nMerge explores content overload

The implications of information and content overload

The implications of information and content overload 780 441 nMerge

Do you ever feel that the closer you are to something, the farther from it you really are? In no day or age in human history have we been closer or more connected to customers yet sometimes they seem so far away. In a connected world, customers research the products or services that will satisfy their needs yet even they only have limited capacity to absorb information. If I put myself in the customers shoes I think as a life long learner I am someone who believes the cup is always half full, ready for more to be poured in. However in the last couple of years I cannot escape the feeling that I am being overloaded with information. I also feel like I am constantly switched on, connected to devices that transmit information. Some of this information is useful and some, well, shall we say, not so. Some of this information is sent to me whether I like it or not, some whether it interests me or not. Some is situational on a fleeting interest I may have expressed many moons ago but quite simply have moved on from. I receive it on my phone, tablet, laptop, car, watch, TV, radio, and via the traditional print channel. I now find myself multitasking content consumption. This for example could be via Netflix on my TV, whilst I am on Linkedin, Facebook, or Twitter on my tablet, phone or laptop. What I have discovered is that I am not really 100% consuming anything. My ability to ‘multi-consume’ is flawed. This has implications for marketers and businesses in both B2C and B2B worlds. How do they generate cut through to get my attention with so much noise?

Recently Mark W Schaeffer published a post about Content Shock for his book Content Code. He defines Content Shock as “the emerging marketing epoch defined when exponentially increasing volumes of content intersect our limited human capacity to consume it.” In this post Mark raises a couple of interesting topics:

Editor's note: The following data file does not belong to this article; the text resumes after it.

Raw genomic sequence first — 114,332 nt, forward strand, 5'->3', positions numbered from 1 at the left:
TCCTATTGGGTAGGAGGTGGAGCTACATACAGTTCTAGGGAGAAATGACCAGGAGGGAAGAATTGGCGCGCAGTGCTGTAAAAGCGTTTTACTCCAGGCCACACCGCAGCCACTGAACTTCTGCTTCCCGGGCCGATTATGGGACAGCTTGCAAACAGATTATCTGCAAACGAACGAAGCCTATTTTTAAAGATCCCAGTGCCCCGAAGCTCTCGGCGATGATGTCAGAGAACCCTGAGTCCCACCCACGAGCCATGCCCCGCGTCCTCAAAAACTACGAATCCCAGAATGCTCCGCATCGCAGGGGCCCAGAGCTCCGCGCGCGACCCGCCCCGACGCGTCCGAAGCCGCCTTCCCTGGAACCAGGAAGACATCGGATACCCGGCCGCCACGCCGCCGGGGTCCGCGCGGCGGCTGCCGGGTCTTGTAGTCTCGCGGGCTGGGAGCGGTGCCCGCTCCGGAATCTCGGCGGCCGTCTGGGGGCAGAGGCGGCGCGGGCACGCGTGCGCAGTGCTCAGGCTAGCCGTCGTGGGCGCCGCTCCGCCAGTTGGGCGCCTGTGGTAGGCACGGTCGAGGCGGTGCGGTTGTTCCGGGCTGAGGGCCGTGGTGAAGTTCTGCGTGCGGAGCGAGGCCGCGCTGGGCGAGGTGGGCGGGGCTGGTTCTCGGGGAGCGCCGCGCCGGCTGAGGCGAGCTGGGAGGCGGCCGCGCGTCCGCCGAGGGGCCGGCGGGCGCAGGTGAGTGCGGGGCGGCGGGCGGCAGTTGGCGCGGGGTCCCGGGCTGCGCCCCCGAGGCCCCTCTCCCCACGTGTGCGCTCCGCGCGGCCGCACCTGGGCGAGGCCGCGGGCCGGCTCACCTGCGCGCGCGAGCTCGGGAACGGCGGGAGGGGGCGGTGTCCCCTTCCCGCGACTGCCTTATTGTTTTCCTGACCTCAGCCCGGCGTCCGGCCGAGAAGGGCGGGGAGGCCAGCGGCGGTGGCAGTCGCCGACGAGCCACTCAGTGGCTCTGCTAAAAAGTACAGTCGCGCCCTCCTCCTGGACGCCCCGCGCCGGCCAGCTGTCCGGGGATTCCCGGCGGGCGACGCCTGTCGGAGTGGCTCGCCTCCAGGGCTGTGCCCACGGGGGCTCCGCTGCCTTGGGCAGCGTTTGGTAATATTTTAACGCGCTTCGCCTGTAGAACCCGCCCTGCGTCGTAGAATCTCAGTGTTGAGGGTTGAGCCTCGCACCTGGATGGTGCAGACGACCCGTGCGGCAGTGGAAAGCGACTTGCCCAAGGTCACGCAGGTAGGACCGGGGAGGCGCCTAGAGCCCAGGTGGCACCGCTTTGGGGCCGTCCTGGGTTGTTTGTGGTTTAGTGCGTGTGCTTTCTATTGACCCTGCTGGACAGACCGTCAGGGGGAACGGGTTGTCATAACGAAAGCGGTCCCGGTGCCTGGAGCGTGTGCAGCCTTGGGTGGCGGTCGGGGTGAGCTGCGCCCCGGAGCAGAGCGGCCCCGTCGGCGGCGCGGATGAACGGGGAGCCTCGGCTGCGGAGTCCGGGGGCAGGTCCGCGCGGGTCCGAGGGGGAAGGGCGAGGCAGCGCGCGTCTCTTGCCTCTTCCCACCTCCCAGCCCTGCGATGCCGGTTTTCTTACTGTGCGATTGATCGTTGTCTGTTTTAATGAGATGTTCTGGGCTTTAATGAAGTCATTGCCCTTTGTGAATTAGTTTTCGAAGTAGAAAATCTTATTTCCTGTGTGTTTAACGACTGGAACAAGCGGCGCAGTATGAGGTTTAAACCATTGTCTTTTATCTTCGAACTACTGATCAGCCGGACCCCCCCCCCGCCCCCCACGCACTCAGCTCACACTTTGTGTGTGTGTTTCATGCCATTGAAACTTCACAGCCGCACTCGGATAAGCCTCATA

1. As human beings we are limited by the ability to consume content that is scaling exponentially (see graphic below),
  2. Content generation and content distribution channels are becoming more expensive as marketers try and cut through the content noise for share of attention and wallet, and;
  3. That deep pockets win!

Content Shock

Source: Mark W Schaeffer – Content Code

Looking at the above visualization, the amount of content that is created is forecast to become a singularity! This reminds me of a discussion I had with Ray Kurzweil when I assisted him at the Creative Innovation conference in Australia a couple of years ago. His theory on the singularity in his book, The Singularity is Near, and our need to adapt technology into our consciousness and physical bodies may not only be driven by our need to assimilate content, but also by our need to process it in logical, coherent and meaningful ways. Basically, we not only have to keep up with technology but also have to keep up with our need to communicate in a connected ‘internet of everything’ world.

So what does this all mean? I position (until such a time that a Kurzweilian future may or may not become reality) that it means content development and management needs to become a needed strategic core competence for business. If digital and physical channels are becoming more expensive because of increased noise and competition for the customer’s attention, then a strategic approach is needed. This is beyond the insourcing versus outsourcing debate recently explored by Marketing Magazine. Over the last 20 odd years, I have seen value created and destroyed on both sides of the fence. A binary approach is too shallow. It’s actually about defining the areas a business needs to achieve core competence and how to develop or acquire that capability. More importantly how does a business manage that capability? No one business can do it all. There is always a need to secure the right outsourced capabilities however the need to efficiently manage the processes, assets and resources is critical. This is where the right strategic use of people and technology platforms can mean the difference between success and failure in securing customers attention. This can be complex territory due to the explosion in channels, technology and customers expecting immediacy and access to the ‘right’ information. This is where a partner who has experience with management consulting, content creation, delivery and management, systems development and implementation can help you be more efficient in your use of resources and also generate more effective results.

Thank you for sparing a little of your daily attention capacity to read my thoughts on the implications of information overload!

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